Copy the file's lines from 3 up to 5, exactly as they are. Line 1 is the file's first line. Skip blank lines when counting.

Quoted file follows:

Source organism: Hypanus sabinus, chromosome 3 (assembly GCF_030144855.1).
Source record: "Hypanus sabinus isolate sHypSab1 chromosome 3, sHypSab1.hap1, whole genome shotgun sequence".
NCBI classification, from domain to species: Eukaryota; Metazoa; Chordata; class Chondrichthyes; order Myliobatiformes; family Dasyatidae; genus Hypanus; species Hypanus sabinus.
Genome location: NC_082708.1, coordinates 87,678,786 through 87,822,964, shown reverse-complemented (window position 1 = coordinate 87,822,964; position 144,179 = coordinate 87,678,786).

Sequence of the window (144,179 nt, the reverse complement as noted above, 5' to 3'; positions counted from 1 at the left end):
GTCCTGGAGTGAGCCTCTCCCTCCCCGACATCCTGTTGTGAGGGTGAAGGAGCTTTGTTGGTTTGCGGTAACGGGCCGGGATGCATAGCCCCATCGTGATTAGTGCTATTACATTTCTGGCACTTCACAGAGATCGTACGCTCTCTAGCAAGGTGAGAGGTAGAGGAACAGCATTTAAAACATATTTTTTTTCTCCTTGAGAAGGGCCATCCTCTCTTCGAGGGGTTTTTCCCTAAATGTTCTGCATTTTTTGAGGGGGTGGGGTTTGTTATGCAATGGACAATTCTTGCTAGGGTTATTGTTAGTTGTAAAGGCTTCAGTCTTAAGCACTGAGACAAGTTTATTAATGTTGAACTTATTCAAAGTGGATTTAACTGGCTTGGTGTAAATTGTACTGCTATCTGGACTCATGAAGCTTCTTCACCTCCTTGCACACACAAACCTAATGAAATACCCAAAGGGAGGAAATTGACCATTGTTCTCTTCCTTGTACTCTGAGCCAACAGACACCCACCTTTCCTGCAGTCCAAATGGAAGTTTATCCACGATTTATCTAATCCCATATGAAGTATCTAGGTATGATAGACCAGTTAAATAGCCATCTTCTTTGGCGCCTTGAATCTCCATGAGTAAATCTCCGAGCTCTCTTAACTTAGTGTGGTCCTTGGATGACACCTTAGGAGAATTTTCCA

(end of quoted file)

NCBI classification, from domain to species: Eukaryota; Metazoa; Chordata; class Chondrichthyes; order Myliobatiformes; family Dasyatidae; genus Hypanus; species Hypanus sabinus.
Genome location: NC_082708.1, coordinates 87,678,786 through 87,822,964, shown reverse-complemented (window position 1 = coordinate 87,822,964; position 144,179 = coordinate 87,678,786).

Sequence of the window (144,179 nt, the reverse complement as noted above, 5' to 3'; positions counted from 1 at the left end):